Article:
I cannot say well one believe that one is the right or the other one is better. But on one hand we are saying on today’s principle if there is a risk that the customer will not take over the project, Vestas have recognized earnings and revenue before the customer actually accepted the project. If you use the IFRIC 15, that will ensure it will not happen because we will only do it when the customer have received the project, and that will make the years and the quarters could make them even more lumpier.

On the other hand, it will also mean based upon longer projects that we will decouple the actual activity level what we’re going to see in the P&L. I’m not saying what’s right or wrong, I’m just saying these are the things that we need to relate to. This, of course, will mean that if this happens that it will affect the P&L account and the balance sheet. It will also mean that going five years back everything has to be restated and to be issued and of course, if the board decides to do this, we will ensure that everybody is being properly informed.

The cash flow is, as I said, unaffected whether it is one or the other principle and whether we use one or the other, Vestas will not get any richer or any poorer depending on which principle. But this decision we expect to be taken by the board before the end of this year and if it happens we will of course ensure a conference call where both myself and my colleague Henrik Norremark will be present, to go through all the consequences of a possible change and this, of course, also will mean that if it does happen we will make sure that the 2010 result will have to be according to the new policy. And again if it is being decided, then we will update the expectations in connection with this for the year 2010. This is important to be aware of if the board takes this decision.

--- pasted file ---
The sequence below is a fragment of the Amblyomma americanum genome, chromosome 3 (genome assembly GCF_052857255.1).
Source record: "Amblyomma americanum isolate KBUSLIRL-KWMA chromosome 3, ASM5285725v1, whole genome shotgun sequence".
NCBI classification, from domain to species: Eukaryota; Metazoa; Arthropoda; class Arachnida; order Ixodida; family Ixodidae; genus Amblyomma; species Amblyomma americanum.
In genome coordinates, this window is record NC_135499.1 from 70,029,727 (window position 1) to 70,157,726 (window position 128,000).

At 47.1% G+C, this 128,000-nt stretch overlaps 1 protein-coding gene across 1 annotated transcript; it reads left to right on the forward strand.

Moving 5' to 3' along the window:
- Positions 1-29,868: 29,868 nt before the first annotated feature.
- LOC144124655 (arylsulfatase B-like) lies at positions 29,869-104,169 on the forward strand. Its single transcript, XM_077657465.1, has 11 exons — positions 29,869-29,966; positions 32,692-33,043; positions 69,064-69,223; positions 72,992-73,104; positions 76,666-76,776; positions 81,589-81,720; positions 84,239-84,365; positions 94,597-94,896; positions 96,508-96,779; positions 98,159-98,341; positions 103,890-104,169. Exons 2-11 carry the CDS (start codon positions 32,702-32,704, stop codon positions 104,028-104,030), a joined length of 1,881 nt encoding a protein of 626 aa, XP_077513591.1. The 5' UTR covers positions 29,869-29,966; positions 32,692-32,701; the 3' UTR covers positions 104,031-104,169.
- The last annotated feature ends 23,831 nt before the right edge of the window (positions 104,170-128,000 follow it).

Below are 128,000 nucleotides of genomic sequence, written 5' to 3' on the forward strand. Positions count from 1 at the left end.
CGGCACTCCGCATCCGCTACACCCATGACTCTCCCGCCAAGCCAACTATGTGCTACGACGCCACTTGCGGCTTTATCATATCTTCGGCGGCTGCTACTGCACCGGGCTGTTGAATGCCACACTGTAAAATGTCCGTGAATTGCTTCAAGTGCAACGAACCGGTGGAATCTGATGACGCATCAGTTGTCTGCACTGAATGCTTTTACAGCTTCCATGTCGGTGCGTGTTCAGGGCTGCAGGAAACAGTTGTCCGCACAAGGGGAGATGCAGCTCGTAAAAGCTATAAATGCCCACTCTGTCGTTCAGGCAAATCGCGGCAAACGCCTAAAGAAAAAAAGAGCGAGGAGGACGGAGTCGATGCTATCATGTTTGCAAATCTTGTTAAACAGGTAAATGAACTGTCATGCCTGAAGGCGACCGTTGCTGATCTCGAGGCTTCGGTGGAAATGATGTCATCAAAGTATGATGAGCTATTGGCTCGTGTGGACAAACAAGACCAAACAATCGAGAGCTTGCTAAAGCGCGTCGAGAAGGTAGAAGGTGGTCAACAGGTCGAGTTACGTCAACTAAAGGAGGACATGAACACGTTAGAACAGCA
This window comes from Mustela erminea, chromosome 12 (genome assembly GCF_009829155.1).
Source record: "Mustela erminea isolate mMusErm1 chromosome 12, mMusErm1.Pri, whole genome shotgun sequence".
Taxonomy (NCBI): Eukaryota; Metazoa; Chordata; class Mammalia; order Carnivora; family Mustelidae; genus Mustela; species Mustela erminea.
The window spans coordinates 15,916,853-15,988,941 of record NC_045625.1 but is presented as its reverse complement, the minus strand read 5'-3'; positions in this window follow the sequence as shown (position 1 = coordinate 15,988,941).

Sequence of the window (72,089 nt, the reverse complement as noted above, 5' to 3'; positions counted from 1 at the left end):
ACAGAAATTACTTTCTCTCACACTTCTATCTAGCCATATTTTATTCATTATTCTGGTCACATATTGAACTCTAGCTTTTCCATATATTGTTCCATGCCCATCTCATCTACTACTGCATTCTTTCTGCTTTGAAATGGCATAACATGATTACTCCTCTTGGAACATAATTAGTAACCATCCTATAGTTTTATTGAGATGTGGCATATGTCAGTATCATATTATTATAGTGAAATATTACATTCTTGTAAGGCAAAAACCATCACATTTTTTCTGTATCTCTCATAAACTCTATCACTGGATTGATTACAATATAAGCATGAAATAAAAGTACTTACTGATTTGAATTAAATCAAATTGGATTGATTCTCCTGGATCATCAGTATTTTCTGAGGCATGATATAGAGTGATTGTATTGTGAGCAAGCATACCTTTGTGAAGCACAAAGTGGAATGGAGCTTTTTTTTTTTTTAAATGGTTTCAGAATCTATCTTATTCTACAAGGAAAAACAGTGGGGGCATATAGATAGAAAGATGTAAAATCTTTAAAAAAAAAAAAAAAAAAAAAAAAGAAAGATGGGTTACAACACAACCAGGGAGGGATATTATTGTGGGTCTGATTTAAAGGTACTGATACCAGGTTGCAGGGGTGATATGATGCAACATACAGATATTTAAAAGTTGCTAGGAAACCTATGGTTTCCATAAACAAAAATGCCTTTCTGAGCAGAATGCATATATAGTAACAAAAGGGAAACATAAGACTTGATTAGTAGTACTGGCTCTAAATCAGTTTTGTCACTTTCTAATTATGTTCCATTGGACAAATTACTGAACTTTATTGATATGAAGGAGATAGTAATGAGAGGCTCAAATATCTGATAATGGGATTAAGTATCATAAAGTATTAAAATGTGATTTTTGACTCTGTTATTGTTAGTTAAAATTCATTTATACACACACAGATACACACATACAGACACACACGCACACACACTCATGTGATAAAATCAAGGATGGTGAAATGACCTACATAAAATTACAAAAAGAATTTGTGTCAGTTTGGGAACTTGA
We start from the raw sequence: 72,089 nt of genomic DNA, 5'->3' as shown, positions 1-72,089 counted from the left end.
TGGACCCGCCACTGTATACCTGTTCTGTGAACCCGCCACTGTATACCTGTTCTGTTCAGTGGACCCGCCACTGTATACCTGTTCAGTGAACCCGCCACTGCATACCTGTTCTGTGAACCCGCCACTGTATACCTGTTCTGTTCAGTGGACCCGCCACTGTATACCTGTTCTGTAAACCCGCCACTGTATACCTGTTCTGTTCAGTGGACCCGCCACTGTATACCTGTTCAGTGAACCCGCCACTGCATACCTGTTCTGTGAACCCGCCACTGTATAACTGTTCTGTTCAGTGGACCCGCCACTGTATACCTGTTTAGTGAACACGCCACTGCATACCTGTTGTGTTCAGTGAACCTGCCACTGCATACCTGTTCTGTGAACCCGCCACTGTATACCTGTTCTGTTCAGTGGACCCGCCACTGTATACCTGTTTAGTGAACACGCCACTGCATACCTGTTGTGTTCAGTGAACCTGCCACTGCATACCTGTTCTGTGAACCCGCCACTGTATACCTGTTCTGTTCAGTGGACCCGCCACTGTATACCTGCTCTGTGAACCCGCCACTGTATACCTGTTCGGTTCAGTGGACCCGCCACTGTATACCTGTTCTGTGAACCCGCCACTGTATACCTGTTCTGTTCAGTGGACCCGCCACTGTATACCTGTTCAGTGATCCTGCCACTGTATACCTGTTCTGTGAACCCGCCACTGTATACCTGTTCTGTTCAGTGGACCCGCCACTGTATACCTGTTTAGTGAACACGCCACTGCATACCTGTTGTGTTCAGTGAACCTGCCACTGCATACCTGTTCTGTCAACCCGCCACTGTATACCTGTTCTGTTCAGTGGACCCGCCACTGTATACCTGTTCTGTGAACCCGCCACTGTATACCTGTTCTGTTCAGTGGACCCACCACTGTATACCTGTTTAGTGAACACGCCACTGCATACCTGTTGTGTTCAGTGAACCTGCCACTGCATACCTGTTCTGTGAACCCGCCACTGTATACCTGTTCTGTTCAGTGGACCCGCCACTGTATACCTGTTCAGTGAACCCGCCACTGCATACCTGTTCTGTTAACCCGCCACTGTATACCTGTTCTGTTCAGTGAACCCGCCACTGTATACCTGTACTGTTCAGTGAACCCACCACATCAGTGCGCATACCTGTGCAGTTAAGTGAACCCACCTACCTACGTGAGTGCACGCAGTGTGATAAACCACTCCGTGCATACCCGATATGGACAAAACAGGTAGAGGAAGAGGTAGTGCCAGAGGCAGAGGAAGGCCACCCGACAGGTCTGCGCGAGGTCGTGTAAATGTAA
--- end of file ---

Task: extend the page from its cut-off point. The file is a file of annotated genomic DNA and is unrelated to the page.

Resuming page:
Therefore today, it would make no sense if this decision is being taken to issue a guidance that needed to be changed because it will affect also 2011. Instead we have tried to give a flavor of what we do expect for 2011 and that is as I said, an order intake of 7000 to 8000 megawatt. We do expect to produce and ship 6000 megawatts and we do expect investments and tangible investments of EUR400 million and intangible of EUR250 million.

We also do expect that cash flow from operation is expected to more than cover investments that we are looking at today. And thanks to the strong performance of the fleet, as I previously mentioned. We also do respect that the warranty provisions will be less than the 3% we are expecting for 2010. Therefore, on the 9th of February 2011, we will give guidance on EBIT, revenue and free cash flow. And of course, if the change does happen, it doesn’t make sense also to talk about the net working capital because then that will also be impacted by the change and make it more fluctuating and therefore we will turn from net working capital to free cash flow guidance for 2011 and this we expect to happen on the 9th of February when the Q4 result is being presented.

To all of you at Vestas, let me just say, as I said in Q2, Q2 the very challenging 2010 and confirmed unfortunately with the announcement this morning, then the global bonus scheme for sure will not kick in this year. And if some of you had expected targets for the bonus scheme for 2011, let me just say this will come also in connection with the Q4 expectations or Q4 announcement on the 9th of February where we’re also setting the expectations for the overall performance in 2011.

Let me finalize this as I said in the beginning to talk about the competition and how we intend to deal with it. If I look at Vestas global presence, if I look at the demand for Vestas products and if I look at the R&D investments and the organization that Vestas has today, I feel extremely confident that Vestas is very well positioned to deal with these challenges. It is of course more – it’s difficult to make the market larger because of the challenges in the world but if I look at the ground that we have gained in 2010, I’m sure we will do well also in the years ahead; thanks to these three main areas.